"We find this violent, grotesque world rendered in gorgeous, melancholic, even biblical cadences. . . . Few books can do more; few have done better. Read this book." —Rocky Mountain News

"A dark book that glows with the intensity of [McCarthy's] huge gift for language. . . . Why read this? . . . Because in its lapidary transcription of the deepest despair short of total annihilation we may ever know, this book announces the triumph of language over nothingness." —Chicago Tribune

"The love between the father and the son is one of the most profound relationships McCarthy has ever written."
The Christian Science Monitor

"The Road is a wildly powerful and disturbing book that exposes whatever black bedrock lies beneath grief and horror. Disaster has never felt more physically and spiritually real." —Time

"The Road is the logical culmination of everything [McCarthy]'s written." —Newsweek

"It's hard to think of [an apocalypse tale] as beautifully, hauntingly constructed as this one. McCarthy possesses a massive, Biblical vocabulary and he unleashes it in this book with painterly effect. . . . The Road takes him to a whole new level. . . . It will grip even the coldest human heart." —The Star-Ledger (Newark)

"McCarthy is a gutsy, powerful storyteller. . . . The writing throughout is magnificent." —Chicago Sun-Times

"Devastating. . . . McCarthy has never seemed more at home, more eloquent, than in the sere, postapocalyptic ash land of The Road. . . . Extraordinarily lovely and sad. . . . [A] masterpiece." —Entertainment Weekly

"His most compelling, moving and accessible novel since All the Pretty Horses. . . . McCarthy brilliantly captures the knife edge that fugitives in a hostile world stand on. . . . Amid this Godot-like bleakness, McCarthy shares something vital and enduring about the boy's spirit, his father's love and the nature of bravery itself." —USA Today

Awards

WINNER 2007 Pulitzer Prize
FINALIST 2007 National Book Critics Circle Awards
WINNER 2007 James Tait Black Memorial Prize
WINNER 2007 Quill Book Award
Reader's Guide|About the Book|Author Biography|Discussion Questions|Suggestions

About the Book

NATIONAL BESTSELLER

Winner of the 2007 Pulitzer Prize in Fiction

National Book Critics Circle Award Finalist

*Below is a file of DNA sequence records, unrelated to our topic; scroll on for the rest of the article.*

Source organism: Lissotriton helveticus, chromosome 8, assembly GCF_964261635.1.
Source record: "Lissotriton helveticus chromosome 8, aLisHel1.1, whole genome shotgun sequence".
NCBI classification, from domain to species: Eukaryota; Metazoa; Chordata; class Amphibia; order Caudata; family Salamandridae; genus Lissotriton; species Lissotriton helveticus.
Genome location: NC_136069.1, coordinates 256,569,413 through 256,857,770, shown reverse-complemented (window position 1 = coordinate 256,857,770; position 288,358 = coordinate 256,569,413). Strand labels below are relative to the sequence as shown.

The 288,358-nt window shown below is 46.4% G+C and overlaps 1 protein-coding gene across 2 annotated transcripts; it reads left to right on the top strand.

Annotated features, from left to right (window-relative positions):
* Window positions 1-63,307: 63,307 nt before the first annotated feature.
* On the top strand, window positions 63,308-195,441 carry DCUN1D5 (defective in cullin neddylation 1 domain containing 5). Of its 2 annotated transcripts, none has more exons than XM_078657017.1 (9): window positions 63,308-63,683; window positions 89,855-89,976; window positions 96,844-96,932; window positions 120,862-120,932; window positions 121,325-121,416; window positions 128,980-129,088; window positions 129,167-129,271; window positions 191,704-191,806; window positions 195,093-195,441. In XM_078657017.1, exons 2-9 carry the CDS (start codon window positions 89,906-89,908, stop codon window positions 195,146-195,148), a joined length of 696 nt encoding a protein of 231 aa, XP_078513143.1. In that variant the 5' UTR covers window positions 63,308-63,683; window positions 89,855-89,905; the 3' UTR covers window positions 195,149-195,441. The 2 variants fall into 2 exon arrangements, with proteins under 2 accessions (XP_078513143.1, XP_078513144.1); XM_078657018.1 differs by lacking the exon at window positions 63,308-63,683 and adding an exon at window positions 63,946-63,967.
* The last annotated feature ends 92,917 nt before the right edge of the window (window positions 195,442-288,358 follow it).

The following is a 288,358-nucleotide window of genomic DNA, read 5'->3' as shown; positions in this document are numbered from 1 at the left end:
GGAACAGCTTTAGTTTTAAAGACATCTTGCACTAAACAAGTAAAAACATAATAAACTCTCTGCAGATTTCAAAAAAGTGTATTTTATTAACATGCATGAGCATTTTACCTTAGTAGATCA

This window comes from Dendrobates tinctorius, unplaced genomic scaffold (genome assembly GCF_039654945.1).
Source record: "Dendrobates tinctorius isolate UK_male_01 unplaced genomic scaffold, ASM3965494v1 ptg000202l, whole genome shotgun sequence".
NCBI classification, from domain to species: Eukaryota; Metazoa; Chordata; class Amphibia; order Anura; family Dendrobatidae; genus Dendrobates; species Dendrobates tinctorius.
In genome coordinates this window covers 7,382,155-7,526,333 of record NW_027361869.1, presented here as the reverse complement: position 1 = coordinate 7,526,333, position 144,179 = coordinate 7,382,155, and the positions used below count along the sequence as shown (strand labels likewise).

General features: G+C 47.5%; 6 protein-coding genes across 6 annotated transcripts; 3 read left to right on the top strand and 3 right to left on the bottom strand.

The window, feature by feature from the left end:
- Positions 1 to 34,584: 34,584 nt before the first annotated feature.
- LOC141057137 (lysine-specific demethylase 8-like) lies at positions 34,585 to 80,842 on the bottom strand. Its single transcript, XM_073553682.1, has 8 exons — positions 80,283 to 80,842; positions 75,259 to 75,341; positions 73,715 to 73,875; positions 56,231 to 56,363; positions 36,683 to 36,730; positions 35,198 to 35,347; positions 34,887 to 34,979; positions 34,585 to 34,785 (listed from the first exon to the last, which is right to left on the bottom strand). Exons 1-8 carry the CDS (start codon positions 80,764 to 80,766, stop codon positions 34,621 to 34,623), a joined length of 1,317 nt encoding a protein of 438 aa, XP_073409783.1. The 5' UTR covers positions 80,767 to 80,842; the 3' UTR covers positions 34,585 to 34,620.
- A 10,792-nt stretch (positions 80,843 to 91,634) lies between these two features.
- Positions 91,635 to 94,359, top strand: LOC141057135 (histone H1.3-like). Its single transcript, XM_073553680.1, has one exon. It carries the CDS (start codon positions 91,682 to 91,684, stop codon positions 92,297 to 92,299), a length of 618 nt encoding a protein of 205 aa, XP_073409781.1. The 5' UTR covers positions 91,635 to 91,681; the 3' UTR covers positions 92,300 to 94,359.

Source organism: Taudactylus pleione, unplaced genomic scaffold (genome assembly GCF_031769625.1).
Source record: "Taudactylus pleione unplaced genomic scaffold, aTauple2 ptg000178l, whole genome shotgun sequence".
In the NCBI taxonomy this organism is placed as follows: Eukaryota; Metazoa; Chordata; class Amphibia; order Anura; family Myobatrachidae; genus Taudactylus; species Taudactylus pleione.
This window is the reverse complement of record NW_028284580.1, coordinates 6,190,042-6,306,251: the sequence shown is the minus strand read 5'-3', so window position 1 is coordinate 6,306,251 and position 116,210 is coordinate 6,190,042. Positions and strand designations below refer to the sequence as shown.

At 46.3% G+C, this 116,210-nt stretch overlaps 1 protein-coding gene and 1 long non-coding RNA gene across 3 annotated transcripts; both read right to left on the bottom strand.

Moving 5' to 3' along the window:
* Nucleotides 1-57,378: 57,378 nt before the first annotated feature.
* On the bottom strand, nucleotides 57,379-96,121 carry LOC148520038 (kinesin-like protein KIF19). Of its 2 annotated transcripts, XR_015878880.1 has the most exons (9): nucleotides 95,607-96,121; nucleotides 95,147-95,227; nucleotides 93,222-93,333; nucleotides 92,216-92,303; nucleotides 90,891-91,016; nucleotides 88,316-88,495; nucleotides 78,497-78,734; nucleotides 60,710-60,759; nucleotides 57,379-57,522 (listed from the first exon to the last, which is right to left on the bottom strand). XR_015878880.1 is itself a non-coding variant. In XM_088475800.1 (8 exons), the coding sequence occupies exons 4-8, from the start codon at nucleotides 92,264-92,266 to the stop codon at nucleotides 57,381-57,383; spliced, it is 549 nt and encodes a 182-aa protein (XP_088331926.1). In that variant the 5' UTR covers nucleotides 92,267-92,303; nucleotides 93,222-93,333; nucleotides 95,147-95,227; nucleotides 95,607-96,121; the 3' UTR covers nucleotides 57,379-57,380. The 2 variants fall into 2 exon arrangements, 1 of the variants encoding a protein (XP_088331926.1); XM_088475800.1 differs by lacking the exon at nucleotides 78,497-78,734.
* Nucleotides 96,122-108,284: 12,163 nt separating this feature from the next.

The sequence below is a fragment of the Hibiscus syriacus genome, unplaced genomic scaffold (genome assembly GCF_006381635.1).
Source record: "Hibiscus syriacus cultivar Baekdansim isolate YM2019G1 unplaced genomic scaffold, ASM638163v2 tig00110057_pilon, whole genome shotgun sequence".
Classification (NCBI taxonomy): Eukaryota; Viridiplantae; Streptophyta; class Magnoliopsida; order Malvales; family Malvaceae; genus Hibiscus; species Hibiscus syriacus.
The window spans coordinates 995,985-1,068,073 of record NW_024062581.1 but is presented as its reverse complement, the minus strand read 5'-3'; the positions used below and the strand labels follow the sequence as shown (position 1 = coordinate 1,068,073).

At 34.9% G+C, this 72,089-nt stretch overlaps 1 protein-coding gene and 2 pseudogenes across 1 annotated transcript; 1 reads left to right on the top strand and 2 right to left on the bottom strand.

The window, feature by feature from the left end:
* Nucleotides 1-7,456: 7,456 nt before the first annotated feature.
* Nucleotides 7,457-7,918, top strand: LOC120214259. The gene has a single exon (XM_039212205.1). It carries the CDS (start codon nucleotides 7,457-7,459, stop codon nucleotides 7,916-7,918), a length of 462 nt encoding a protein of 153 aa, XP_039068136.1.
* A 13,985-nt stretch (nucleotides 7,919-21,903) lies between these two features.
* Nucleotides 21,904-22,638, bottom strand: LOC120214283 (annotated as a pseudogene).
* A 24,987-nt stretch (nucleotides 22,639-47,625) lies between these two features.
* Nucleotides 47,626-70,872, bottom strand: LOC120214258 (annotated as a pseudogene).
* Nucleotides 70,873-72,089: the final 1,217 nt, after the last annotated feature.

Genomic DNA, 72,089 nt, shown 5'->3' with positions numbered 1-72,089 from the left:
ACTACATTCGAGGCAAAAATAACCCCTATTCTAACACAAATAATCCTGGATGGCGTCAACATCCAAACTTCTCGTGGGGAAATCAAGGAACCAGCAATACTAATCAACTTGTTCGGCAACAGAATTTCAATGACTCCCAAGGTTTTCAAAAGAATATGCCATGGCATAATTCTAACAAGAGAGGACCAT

One of the Best Books of the Year
The Boston Globe, The Christian Science Monitor, The Denver Post, The Kansas City Star, Los Angeles Times, New York, People, Rocky Mountain News, Time, The Village Voice, The Washington Post

"His tale of survival and the miracle of goodness only adds to McCarthy's stature as a living master. It's gripping, frightening and, ultimately, beautiful. It might very well be the best book of the year, period." --San Francisco Chronicle

The introduction, discussion questions, suggestions for further reading, and author biography that follow are designed to stimulate your group's discussion of The Road, the tender, harrowing new novel of unfailing hope amid epic devastation by acclaimed writer Cormac McCarthy.

About the Guide

Set in the smoking ashes of a postapocalyptic America, Cormac McCarthy's The Road tells the story of a man and his son's journey toward the sea and an uncertain salvation. The world they pass through is a ghastly vision of scorched countryside and blasted cities "held by cores of blackened looters who tunneled among the ruins and crawled from the rubble white of tooth and eye carrying charred and anonymous tins of food in nylon nets like shoppers in the commissaries of hell" [p. 181]. It is a starved world, all plant and animal life dead or dying, some of the few human survivors even eating each other alive.

The father and son move through the ruins searching for food and shelter, trying to keep safe from murderous, roving bands. They have only a pistol to defend themselves, the clothes they are wearing, a cart of scavenged food--and each other.

Awesome in the totality of its vision, The Road is an unflinching meditation on the worst and the best that we are capable of: ultimate destructiveness, desperate tenacity, and the tenderness that keeps two people alive in the face of total devastation.

About the Author

Cormac McCarthy was born in Rhode Island. He attended the University of Tennessee in the early 1950s, and joined the U.S. Air Force, serving four years, two of them stationed in Alaska. McCarthy then returned to the university, where he published in the student literary magazine and won the Ingram-Merrill Award for creative writing in 1959 and 1960. McCarthy next went to Chicago, where he worked as an auto mechanic while writing his first novel, The Orchard Keeper.

The Orchard Keeper was published by Random House in 1965; McCarthy's editor there was Albert Erskine, William Faulkner's long-time editor. Before publication, McCarthy received a traveling fellowship from the American Academy of Arts and Letters, which he used to travel to Ireland. In 1966 he also received the Rockefeller Foundation Grant, with which he continued to tour Europe, settling on the island of Ibiza. Here, McCarthy completed revisions of his next novel, Outer Dark.

In 1967, McCarthy returned to the United States, moving to Tennessee. Outer Dark was published by Random House in 1968, and McCarthy received the Guggenheim Fellowship for Creative Writing in 1969. His next novel, Child of God, was published in 1973. From 1974 to 1975, McCarthy worked on the screenplay for a PBS film called The Gardener's Son, which premiered in 1977. A revised version of the screenplay was later published by Ecco Press.